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Re: Feather barbs show history of flight

Jason Brougham <jaseb@amnh.org> wrote:

> Wow! Cool paper. Dr. Prum always has impressive contributions. I was hoping 
> that fossil barb preservation was good enough to do
> this kind of analysis. This seems to be a solid piece of evidence supporting 
> what, I sense, has been a rough consensus (at least in
> the Theropod Working Group): that fully powered flight did not arrive until 
> around the Confuciusornis node.

Agree, on all accounts.  Prum's work never fails to impress.  This
latest is a powerful study that debunks the time-honored assumption
that asymmetric feathers = powered flight.  Instead, the geometry of
the feather barbs supports the hypothesis that powered flight did not
appear until close to the base of Ornithothoraces, and was absent from
'stem birds' (_Microraptor_, _Archaeopteryx, __Sapeornis_,
_Confuciusornis_).  The study favors the few that these theropods used
some kind of aerial locomotion, but this was passive gliding rather
than true (flapping or powered) flight.  The findings accord with
biomechanical studies which indicate that stem birds
(non-ornithothoracean paravians) were incapable of executing a flight
stroke, owing to the plesiomorphic orientation of the glenoid.

I do wonder though if lack of powered flight means that stem birds
were necessarily 'passive gliders'.  The thing about gliding is that
this form of aerial locomotion is not exactly 'passive'.  Work on the
colugo ('flying lemur') has shown that highly refined orientational
control is essential during the glide, especially to ensure a safe
landing .  So maneuverability is a critical factor.  The manner of
pre-flight aerial locomotion used by stem birds might not have been
arboreal gliding, but some form of terrestrial behavior in which
orientational control was central.  I think WAIR (wing assisted
incline running) is off the table, because it requires a flight

Small mammals are scansorial in the sense that they use their four
limbs to progress across uneven substrates.  A large terrestrial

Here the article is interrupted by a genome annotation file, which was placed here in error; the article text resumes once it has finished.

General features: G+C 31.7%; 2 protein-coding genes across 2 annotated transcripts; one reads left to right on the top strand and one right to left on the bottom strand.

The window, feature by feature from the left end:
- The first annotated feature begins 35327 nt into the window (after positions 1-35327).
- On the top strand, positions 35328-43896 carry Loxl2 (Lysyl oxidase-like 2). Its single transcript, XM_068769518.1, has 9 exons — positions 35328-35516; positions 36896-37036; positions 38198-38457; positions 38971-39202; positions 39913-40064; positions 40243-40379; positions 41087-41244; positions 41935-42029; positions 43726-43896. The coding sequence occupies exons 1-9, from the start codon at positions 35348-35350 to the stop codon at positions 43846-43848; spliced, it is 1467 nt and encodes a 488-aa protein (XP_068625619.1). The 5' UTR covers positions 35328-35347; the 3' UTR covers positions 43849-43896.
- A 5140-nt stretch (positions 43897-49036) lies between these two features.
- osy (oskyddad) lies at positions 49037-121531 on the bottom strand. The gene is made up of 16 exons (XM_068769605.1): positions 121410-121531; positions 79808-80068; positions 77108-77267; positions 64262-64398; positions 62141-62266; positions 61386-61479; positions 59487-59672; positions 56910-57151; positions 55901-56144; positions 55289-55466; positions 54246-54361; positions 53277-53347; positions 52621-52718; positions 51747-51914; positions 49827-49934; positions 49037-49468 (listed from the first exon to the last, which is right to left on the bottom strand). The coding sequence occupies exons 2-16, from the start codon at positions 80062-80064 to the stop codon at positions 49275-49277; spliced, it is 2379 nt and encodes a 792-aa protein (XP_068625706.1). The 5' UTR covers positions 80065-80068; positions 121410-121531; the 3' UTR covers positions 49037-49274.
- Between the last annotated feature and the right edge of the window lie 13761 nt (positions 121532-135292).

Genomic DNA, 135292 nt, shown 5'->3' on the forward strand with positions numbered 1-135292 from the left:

mammal can simply step over a small obstacle.  But a small mammal has
to climb over it.  Scansoriality in small mammals involves generalized
climbing, and is conducive to both terrestrial and arboreal habitats.
(This is why it can be difficult to differentiate scansorial mammals
from arboreal mammals based solely on osteology - many of the skeletal
adaptations of the former can be used for climbing and living in
trees.  Arboreal mammals often have specializations that are extreme
versions of scansorial characters.  Scansoriality in birds is very
different to mammals, and represents a highly specialized behavior of
using trunk-climbing for foraging - as in woodpeckers.  Thus,
'scansoriality' is defined differently for mammals versus birds,
because the flight abilities of birds obviates the need for routine
climbing.  If stem birds could not fly, then 'scansoriality' in these
forms would fall within the mammalian context.)

Here's one hypothesis.  As paravians became smaller (=
miniaturization), terrestrial progression became more challenging on
the forest floor.  Unlike mammals, theropods have limited (or at least
highly proscribed) mobility in their joints.  So it is possible that
stem birds used their wings to help negotiate these environments
during terrestrial progression.  The clawed fore- and hindlimbs could
be used to scramble up obstacles, whereas the feathered limbs and tail
could be used to facilitate short descents.  Over time, the wings were
recruited for brief ascents as well - this is where flapping came in.
(Many modern birds with poor flight abilities use their wings to help
travel through dense vegetation.)  But this rudimentary flapping
flight might not have appeared until the base of the Otnithothoraces.

This scansorial hypothesis for incipient flight in theropods does not
fit the "ground-up"/"trees-down" dichotomy (which is unhelpful for
many reasons).  IMHO, this scansorial hypothesis gels with the
osteology of stem birds, including their lack of arboreal
specializations (although I'm aware there is disagreement on this
issue - I side with those who find that non-ornithothoracean theropods
lacked arboreal adaptations).  No stem bird has features consistent
with being an arboreal quadruped, which would be necessary if the
animal was incapable of powered flight and needed to reach the
branches of a tree to perch.  Alternatively, stem birds might have
used their wings to glide when running along the ground, to increase
speed (especially when running downhill, as reported for the modern
kagu) or to improve maneuverability (sharper turns).  In any case, I
don't think this study by Feo, Field, and Prum should be cited in
support of arboreal behavior (including arboreal gliding) in stem